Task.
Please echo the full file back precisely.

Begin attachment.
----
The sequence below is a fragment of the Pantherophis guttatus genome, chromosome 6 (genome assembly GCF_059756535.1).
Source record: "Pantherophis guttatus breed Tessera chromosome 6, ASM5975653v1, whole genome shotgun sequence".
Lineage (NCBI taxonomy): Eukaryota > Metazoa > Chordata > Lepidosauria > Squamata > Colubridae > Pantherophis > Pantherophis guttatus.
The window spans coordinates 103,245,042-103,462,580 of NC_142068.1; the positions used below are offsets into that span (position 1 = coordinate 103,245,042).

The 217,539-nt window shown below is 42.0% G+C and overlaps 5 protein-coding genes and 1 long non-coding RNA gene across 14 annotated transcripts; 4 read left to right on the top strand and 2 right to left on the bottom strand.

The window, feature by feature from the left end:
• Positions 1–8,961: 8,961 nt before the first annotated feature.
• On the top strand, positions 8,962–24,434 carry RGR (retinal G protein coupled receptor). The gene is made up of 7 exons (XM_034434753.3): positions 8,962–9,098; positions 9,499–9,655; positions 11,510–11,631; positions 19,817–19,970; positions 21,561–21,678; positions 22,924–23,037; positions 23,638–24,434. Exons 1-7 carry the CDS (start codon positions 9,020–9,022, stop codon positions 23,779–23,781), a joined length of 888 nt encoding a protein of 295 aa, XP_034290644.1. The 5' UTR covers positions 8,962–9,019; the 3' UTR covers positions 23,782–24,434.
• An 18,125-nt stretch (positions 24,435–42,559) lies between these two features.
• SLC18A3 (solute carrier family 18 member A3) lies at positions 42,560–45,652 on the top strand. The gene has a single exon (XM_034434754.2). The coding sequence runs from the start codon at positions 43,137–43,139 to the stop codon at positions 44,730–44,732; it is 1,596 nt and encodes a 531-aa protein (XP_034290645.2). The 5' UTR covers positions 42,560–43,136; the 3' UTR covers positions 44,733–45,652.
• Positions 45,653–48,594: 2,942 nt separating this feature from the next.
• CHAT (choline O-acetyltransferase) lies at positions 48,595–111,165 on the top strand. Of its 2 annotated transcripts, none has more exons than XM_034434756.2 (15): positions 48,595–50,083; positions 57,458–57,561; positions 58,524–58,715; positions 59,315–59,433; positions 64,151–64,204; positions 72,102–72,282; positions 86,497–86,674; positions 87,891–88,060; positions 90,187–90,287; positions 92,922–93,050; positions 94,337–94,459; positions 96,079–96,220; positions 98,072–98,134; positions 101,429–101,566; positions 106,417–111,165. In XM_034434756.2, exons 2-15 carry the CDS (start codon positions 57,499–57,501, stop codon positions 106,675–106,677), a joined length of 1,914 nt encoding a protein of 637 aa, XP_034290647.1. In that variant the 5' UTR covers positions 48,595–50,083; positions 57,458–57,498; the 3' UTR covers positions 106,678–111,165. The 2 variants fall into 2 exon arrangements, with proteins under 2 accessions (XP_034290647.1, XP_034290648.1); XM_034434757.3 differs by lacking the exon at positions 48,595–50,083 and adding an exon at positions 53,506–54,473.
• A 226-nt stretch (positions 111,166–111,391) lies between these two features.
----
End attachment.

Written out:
The sequence below is a fragment of the Pantherophis guttatus genome, chromosome 6 (genome assembly GCF_059756535.1).
Source record: "Pantherophis guttatus breed Tessera chromosome 6, ASM5975653v1, whole genome shotgun sequence".
Lineage (NCBI taxonomy): Eukaryota > Metazoa > Chordata > Lepidosauria > Squamata > Colubridae > Pantherophis > Pantherophis guttatus.
The window spans coordinates 103,245,042-103,462,580 of NC_142068.1; the positions used below are offsets into that span (position 1 = coordinate 103,245,042).

The 217,539-nt window shown below is 42.0% G+C and overlaps 5 protein-coding genes and 1 long non-coding RNA gene across 14 annotated transcripts; 4 read left to right on the top strand and 2 right to left on the bottom strand.

The window, feature by feature from the left end:
• Positions 1–8,961: 8,961 nt before the first annotated feature.
• On the top strand, positions 8,962–24,434 carry RGR (retinal G protein coupled receptor). The gene is made up of 7 exons (XM_034434753.3): positions 8,962–9,098; positions 9,499–9,655; positions 11,510–11,631; positions 19,817–19,970; positions 21,561–21,678; positions 22,924–23,037; positions 23,638–24,434. Exons 1-7 carry the CDS (start codon positions 9,020–9,022, stop codon positions 23,779–23,781), a joined length of 888 nt encoding a protein of 295 aa, XP_034290644.1. The 5' UTR covers positions 8,962–9,019; the 3' UTR covers positions 23,782–24,434.
• An 18,125-nt stretch (positions 24,435–42,559) lies between these two features.
• SLC18A3 (solute carrier family 18 member A3) lies at positions 42,560–45,652 on the top strand. The gene has a single exon (XM_034434754.2). The coding sequence runs from the start codon at positions 43,137–43,139 to the stop codon at positions 44,730–44,732; it is 1,596 nt and encodes a 531-aa protein (XP_034290645.2). The 5' UTR covers positions 42,560–43,136; the 3' UTR covers positions 44,733–45,652.
• Positions 45,653–48,594: 2,942 nt separating this feature from the next.
• CHAT (choline O-acetyltransferase) lies at positions 48,595–111,165 on the top strand. Of its 2 annotated transcripts, none has more exons than XM_034434756.2 (15): positions 48,595–50,083; positions 57,458–57,561; positions 58,524–58,715; positions 59,315–59,433; positions 64,151–64,204; positions 72,102–72,282; positions 86,497–86,674; positions 87,891–88,060; positions 90,187–90,287; positions 92,922–93,050; positions 94,337–94,459; positions 96,079–96,220; positions 98,072–98,134; positions 101,429–101,566; positions 106,417–111,165. In XM_034434756.2, exons 2-15 carry the CDS (start codon positions 57,499–57,501, stop codon positions 106,675–106,677), a joined length of 1,914 nt encoding a protein of 637 aa, XP_034290647.1. In that variant the 5' UTR covers positions 48,595–50,083; positions 57,458–57,498; the 3' UTR covers positions 106,678–111,165. The 2 variants fall into 2 exon arrangements, with proteins under 2 accessions (XP_034290647.1, XP_034290648.1); XM_034434757.3 differs by lacking the exon at positions 48,595–50,083 and adding an exon at positions 53,506–54,473.
• A 226-nt stretch (positions 111,166–111,391) lies between these two features.